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  • ¿Igualdad Para Los Animales? Mejora Cognitiva Más Allá de Los Seres Humanos.Olga Campos Serena - 2018 - Télos 21 (2):85-98.
    I will take a famous paragraph from J S. Mill as a starting point for defending the idea that moral philosophy has to take charge definitively of those who have been less fortunate in the natural lottery. This means that we must to take seriously the possibility of increasing the capacity for the well-being of nonhuman animals. The aim of the text is to show the relevance of the current ethical debate on enhancement also in the context of reflection on (...)
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  • Selecting Children: The Ethics of Reproductive Genetic Engineering.S. Matthew Liao - 2008 - Philosophy Compass 3 (5):973-991.
    Advances in reproductive genetic engineering have the potential to transform human lives. Not only do they promise to allow us to select children free of diseases, they can also enable us to select children with desirable traits. In this paper, I consider two clusters of arguments for the moral permissibility of reproductive genetic engineering, what I call the Perfectionist View and the Libertarian View; and two clusters of arguments against reproductive genetic engineering, what I call the Human Nature View and (...)
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  • Anthropological Arguments in the Ethical Debate About Human Enhancement.Jan-Christoph Heilinger - 2014 - Humana Mente 7 (26):95–116.
    The paper discusses the role of anthropological arguments in contemporary ethics as exemplified in the current debate about biotechnological human enhancement interventions. Anthropological arguments refer to a normative conception of what it means to be a human being and are highly contested in contemporary moral philosophy. Most often they are promoted to constrain the ethically acceptable use of enhancement technologies. I argue that anthropological arguments can play a fundamental and important role in assessing the moral qualities of enhancement interventions, but (...)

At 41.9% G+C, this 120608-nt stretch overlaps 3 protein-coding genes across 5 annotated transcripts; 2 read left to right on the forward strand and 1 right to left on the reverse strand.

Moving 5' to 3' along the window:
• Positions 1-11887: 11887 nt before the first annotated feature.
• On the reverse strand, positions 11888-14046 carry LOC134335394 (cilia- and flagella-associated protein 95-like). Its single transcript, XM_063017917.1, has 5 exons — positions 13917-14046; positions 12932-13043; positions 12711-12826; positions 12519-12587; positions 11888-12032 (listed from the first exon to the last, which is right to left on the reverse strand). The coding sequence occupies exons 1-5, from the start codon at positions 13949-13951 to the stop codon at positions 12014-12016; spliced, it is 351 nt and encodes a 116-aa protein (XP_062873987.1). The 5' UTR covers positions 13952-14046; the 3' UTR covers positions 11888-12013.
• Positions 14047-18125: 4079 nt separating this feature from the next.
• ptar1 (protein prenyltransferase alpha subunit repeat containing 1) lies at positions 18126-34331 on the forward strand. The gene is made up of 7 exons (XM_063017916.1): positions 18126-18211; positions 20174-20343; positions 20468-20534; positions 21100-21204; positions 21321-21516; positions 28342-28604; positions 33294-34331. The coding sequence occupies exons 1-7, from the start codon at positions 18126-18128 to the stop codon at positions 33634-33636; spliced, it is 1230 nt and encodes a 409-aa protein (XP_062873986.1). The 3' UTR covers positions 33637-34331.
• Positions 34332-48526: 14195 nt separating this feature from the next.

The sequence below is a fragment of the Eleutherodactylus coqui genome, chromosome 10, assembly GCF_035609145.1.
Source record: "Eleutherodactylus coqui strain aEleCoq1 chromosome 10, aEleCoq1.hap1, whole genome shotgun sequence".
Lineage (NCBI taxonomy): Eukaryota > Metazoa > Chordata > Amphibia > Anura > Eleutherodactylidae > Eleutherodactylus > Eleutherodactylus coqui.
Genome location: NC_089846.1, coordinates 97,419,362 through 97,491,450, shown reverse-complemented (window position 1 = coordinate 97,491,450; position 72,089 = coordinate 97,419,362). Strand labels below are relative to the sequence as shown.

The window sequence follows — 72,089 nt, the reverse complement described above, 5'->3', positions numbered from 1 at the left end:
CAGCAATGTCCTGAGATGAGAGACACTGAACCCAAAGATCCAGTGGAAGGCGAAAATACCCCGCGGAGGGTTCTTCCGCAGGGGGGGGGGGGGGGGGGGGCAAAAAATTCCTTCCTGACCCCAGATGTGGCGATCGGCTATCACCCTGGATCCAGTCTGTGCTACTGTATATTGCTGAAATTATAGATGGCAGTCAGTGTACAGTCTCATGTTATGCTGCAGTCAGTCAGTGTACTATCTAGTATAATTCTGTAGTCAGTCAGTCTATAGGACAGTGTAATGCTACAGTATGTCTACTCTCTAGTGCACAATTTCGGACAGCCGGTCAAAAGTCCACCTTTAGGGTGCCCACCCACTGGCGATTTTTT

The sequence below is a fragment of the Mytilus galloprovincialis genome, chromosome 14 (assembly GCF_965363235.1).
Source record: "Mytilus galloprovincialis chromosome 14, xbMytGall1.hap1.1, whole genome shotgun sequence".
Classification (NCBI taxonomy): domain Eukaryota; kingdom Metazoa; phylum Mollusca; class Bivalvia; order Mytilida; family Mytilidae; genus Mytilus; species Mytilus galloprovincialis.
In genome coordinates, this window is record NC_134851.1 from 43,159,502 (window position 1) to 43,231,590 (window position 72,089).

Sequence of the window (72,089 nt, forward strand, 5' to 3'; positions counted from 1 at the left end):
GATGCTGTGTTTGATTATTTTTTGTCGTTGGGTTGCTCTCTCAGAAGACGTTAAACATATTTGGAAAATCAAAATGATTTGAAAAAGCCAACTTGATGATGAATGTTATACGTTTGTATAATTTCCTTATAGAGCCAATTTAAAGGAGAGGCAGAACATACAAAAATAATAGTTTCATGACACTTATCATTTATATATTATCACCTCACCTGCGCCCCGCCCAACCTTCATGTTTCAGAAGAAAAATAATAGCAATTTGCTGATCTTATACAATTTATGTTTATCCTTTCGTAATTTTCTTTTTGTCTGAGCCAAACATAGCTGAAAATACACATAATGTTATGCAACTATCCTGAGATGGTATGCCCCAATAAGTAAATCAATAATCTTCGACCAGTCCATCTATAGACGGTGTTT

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  • How Human Nature Can Inform Human Enhancement: A Commentary on Tim Lewens's Human Nature: The Very Idea.Grant Ramsey - 2012 - Philosophy and Technology 25 (4):479-483.
    In this commentary on Lewens, I argue that although his criticisms of Machery's conception of human nature are sound, I disagree with his conclusion that human nature cannot inform us regarding issues of human enhancement. I introduce a framework for understanding human nature, the “life history trait cluster account,” which aligns the concept of human nature with the human sciences and allows human nature to inform questions of human enhancement.
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  • What Demarks the Metamorphosis of Human Individuals to Posthuman Entities?Michal Pruski - 2019 - The New Bioethics 25 (1):3-23.
    Humans often seek to improve themselves, whether through self-discipline or through the use of science and technology. At some point in the future, techniques might become available that will change humans to such a degree that they might have to be regarded as something other than human: posthuman. This essay tries to define the point at which such a human-to-posthuman metamorphosis may occur. This is achieved by discerning what is it that makes human substance distinct, i.e. what is the human (...)
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  • Parental Wisdom, Empirical Blindness, and Normative Evaluation of Prenatal Genetic Enhancement.R. Tonkens - 2011 - Journal of Medicine and Philosophy 36 (3):274-295.